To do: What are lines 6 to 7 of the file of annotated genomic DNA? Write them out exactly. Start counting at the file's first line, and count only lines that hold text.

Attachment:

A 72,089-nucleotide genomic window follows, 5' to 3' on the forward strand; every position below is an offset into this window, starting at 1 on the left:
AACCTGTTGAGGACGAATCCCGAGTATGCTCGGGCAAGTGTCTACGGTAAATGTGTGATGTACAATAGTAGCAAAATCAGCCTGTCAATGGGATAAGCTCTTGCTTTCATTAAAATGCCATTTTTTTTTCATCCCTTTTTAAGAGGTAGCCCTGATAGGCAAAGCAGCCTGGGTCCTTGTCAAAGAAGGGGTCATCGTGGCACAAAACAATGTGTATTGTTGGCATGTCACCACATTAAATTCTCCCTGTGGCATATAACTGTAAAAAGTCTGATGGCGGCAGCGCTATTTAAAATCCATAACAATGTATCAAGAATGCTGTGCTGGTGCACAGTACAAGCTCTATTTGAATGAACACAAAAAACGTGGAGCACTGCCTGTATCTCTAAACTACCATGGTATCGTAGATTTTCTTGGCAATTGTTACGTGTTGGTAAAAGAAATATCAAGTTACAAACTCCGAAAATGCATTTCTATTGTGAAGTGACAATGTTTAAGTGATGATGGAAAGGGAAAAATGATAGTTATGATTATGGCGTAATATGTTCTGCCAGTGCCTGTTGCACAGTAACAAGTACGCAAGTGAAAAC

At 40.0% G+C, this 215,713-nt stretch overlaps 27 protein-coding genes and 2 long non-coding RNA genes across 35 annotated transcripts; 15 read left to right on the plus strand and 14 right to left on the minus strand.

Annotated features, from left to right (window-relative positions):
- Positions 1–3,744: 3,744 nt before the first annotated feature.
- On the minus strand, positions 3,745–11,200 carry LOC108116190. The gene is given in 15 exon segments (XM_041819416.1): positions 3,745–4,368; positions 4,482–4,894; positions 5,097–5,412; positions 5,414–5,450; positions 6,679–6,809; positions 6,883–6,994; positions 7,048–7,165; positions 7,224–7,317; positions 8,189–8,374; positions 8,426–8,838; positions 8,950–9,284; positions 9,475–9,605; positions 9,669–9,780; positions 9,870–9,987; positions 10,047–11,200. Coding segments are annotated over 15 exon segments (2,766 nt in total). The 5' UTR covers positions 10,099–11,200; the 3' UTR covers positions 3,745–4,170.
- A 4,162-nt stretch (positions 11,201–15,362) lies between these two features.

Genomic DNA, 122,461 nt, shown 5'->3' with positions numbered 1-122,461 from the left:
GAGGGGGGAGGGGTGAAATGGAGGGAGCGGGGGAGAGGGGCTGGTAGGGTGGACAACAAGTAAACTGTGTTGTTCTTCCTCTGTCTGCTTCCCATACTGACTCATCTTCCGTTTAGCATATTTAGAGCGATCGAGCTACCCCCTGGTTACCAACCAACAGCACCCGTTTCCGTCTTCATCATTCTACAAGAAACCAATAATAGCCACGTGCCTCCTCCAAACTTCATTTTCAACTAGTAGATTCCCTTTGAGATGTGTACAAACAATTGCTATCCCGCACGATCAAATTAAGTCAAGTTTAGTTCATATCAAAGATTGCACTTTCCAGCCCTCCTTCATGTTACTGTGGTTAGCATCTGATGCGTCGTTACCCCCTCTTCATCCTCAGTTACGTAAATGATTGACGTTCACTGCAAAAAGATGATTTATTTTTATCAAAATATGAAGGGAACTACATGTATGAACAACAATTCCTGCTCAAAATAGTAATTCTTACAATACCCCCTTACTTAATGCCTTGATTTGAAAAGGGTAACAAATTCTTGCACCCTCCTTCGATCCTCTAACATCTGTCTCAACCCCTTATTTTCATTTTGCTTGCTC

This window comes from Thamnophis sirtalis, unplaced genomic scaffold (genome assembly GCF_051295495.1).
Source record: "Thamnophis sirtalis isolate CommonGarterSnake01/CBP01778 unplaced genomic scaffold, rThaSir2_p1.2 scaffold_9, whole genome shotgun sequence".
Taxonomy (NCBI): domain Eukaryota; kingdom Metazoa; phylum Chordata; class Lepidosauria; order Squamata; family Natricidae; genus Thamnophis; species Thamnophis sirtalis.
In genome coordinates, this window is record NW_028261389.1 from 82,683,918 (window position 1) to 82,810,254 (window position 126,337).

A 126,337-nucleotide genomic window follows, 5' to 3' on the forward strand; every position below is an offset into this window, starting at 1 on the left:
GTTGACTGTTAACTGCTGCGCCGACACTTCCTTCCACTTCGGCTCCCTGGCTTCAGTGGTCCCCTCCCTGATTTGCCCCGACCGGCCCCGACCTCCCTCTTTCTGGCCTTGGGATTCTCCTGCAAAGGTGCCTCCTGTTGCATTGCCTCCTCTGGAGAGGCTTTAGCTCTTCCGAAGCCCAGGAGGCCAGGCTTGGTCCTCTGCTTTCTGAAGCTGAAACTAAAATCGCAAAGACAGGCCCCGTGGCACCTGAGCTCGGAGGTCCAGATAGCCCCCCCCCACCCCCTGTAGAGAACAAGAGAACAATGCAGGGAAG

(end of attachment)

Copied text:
- On the minus strand, positions 3,745–11,200 carry LOC108116190. The gene is given in 15 exon segments (XM_041819416.1): positions 3,745–4,368; positions 4,482–4,894; positions 5,097–5,412; positions 5,414–5,450; positions 6,679–6,809; positions 6,883–6,994; positions 7,048–7,165; positions 7,224–7,317; positions 8,189–8,374; positions 8,426–8,838; positions 8,950–9,284; positions 9,475–9,605; positions 9,669–9,780; positions 9,870–9,987; positions 10,047–11,200. Coding segments are annotated over 15 exon segments (2,766 nt in total). The 5' UTR covers positions 10,099–11,200; the 3' UTR covers positions 3,745–4,170.
- A 4,162-nt stretch (positions 11,201–15,362) lies between these two features.